This was the first book I bought when I decided I needed to brush up on my fashion illustration. An educational read taking you through the process of illustrating and communicating your work visually. Starting with the inspiration stage, this book touches on where to find inspiration, creating mood boards and designing fabric ideas.

Chapter two goes into the technical side of a drawing, looking at proportion, experiment with media, life drawing, collage, layout and illustrating print.

Next, you learn about planning and designing from creating cohesive collections, designing to a brief, the customer, colour and fabric.

Finally, the last chapter teaches you to communicate your vision with working drawings, presentations and personal style.

A brilliant book that aids you through the whole process of visually communicating your ideas.

6. Figure Drawing for Fashion Design by Elisabetta 'Kuky' Drudi and Tiziana Paci

This book focuses more on the actual drawing and I was so delighted to see how much detail it goes into! Every single element of the drawing is taken into consideration from features, gestures and poses to colour, fabric folds and garment styles. An essential for aspiring illustrators.

The introduction explains the ideals of beauty through the ages illustrated with sketches before moving onto chapter one: drawing the female figure. Explained here is proportion, perspective, facial features, light and shade and the draping of clothes. When I say this book goes into detail, I mean every single part of the body has its own section focused on it from every angle from the nose, eyes and mouth to legs, arms and feet.

Next you will learn about poses, styles and the addition of colour. Then, types of clothing styles and prints. Details such as drawstring, lace, and chains are looked into.

Chapter four focuses on drawing garments looking at different cuts, darts, fit, trimming, pleats, pockets, fastenings, stitches and many more!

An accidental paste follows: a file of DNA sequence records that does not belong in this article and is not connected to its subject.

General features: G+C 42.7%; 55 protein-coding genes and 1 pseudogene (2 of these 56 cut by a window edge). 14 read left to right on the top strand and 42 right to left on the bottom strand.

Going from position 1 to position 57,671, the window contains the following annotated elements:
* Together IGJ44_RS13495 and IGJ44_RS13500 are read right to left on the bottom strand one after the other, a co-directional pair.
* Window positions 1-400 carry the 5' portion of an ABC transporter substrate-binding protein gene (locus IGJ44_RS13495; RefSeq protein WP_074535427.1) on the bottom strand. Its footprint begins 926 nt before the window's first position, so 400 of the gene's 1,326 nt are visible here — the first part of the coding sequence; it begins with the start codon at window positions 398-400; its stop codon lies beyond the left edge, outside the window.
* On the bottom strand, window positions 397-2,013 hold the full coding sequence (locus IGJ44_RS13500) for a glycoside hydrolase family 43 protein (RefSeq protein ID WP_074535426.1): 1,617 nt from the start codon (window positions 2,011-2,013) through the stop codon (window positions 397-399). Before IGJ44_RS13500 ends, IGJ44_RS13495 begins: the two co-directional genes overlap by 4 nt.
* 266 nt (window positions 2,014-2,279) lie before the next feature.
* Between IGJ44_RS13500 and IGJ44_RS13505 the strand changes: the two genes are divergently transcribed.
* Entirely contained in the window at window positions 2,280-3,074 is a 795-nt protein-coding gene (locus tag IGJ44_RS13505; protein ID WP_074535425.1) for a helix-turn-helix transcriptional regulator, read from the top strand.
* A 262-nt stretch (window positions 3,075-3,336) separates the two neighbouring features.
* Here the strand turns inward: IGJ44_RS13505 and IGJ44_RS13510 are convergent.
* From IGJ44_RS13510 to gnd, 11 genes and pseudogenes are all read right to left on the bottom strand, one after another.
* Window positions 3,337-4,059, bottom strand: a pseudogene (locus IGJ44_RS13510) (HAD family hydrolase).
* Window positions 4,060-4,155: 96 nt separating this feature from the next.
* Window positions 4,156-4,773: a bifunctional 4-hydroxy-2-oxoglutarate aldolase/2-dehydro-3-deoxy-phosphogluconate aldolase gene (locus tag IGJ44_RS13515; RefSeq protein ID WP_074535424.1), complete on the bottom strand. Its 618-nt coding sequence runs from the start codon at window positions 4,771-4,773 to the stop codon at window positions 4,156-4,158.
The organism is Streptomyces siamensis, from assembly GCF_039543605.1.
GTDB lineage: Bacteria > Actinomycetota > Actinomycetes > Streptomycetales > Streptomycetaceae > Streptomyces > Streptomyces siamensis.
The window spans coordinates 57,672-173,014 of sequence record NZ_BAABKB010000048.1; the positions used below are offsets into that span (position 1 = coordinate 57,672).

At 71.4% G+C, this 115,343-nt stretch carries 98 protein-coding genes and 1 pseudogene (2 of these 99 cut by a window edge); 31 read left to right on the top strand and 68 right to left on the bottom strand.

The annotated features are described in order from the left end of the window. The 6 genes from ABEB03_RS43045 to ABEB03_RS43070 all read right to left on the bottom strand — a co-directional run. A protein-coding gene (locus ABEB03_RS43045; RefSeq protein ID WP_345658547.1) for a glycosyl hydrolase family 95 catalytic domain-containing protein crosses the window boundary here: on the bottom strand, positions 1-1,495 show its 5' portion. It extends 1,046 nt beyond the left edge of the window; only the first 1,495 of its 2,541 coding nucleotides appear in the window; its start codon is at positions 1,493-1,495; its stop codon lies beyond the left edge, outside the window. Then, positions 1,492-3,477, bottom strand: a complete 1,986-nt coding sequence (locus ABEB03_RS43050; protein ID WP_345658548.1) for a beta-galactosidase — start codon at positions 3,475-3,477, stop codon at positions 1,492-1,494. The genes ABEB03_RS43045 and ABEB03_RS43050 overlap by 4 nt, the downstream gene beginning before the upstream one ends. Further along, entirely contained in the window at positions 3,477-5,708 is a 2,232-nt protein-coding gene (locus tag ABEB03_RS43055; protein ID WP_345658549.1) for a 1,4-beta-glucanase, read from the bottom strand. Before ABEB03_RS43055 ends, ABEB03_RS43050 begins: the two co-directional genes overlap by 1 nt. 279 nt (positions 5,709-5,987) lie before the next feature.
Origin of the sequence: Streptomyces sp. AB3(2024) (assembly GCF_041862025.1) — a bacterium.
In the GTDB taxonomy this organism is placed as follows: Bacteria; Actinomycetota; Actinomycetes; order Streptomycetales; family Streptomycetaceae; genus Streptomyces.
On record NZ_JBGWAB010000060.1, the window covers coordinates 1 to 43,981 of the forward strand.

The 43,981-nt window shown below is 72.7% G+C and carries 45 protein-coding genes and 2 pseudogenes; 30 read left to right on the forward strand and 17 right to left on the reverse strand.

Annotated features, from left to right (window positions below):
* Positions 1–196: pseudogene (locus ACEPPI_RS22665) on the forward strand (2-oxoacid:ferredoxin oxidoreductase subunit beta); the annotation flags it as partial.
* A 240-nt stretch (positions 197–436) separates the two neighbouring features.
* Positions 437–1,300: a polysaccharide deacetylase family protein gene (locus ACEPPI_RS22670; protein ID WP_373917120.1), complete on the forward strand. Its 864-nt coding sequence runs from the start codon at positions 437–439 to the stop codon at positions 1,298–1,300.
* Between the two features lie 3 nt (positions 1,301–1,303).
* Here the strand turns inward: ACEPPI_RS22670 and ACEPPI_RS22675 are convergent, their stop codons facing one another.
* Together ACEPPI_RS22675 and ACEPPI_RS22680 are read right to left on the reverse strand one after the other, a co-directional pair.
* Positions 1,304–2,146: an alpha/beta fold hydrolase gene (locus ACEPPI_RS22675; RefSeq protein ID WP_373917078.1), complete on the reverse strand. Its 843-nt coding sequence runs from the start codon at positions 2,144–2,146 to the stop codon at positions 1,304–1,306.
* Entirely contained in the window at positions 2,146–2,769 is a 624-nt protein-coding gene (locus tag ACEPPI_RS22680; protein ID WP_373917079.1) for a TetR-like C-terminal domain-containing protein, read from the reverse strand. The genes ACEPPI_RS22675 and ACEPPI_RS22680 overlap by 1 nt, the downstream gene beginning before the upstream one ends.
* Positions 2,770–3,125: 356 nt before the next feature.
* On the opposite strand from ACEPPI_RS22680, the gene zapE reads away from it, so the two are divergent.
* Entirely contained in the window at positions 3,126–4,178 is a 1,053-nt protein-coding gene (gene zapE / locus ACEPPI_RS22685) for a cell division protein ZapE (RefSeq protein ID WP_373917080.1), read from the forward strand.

This book is such a great resource as it focuses on every last detail of your drawing looking at the body and the garment down to the smallest stitch.

7. Pattern Magic/Pattern Magic 2 by Tomoko Nakamichi

These books are inspirational pattern cutting, thinking outside the box and creating what seems impossible. They talk you through some very interesting techniques to try and how to construct them. I use this book for construction inspiration and to open my eyes to new methods I wasn't aware of. I recommend this book to anyone who has a good understanding of pattern cutting as it is quite technical and skilled. I only bought these books in my second year of university.

8. New Complete Guide to Sewing by The Reader's Digest

Complete Guide to Sewing does exactly what it says on the cover. Good for anything you need to refresh your mind on, this book gives you a step-by-step guide on construction. It starts off with sewing equipment and fabric you should use to suit the task at hand. A range of fabrics with their properties and uses is described.

Next you learn about cutting and fit, going through size guidelines and what pattern markings mean. It teaches you about all basics to begin pattern cutting including fabric grains, folding and pattern layout for cutting.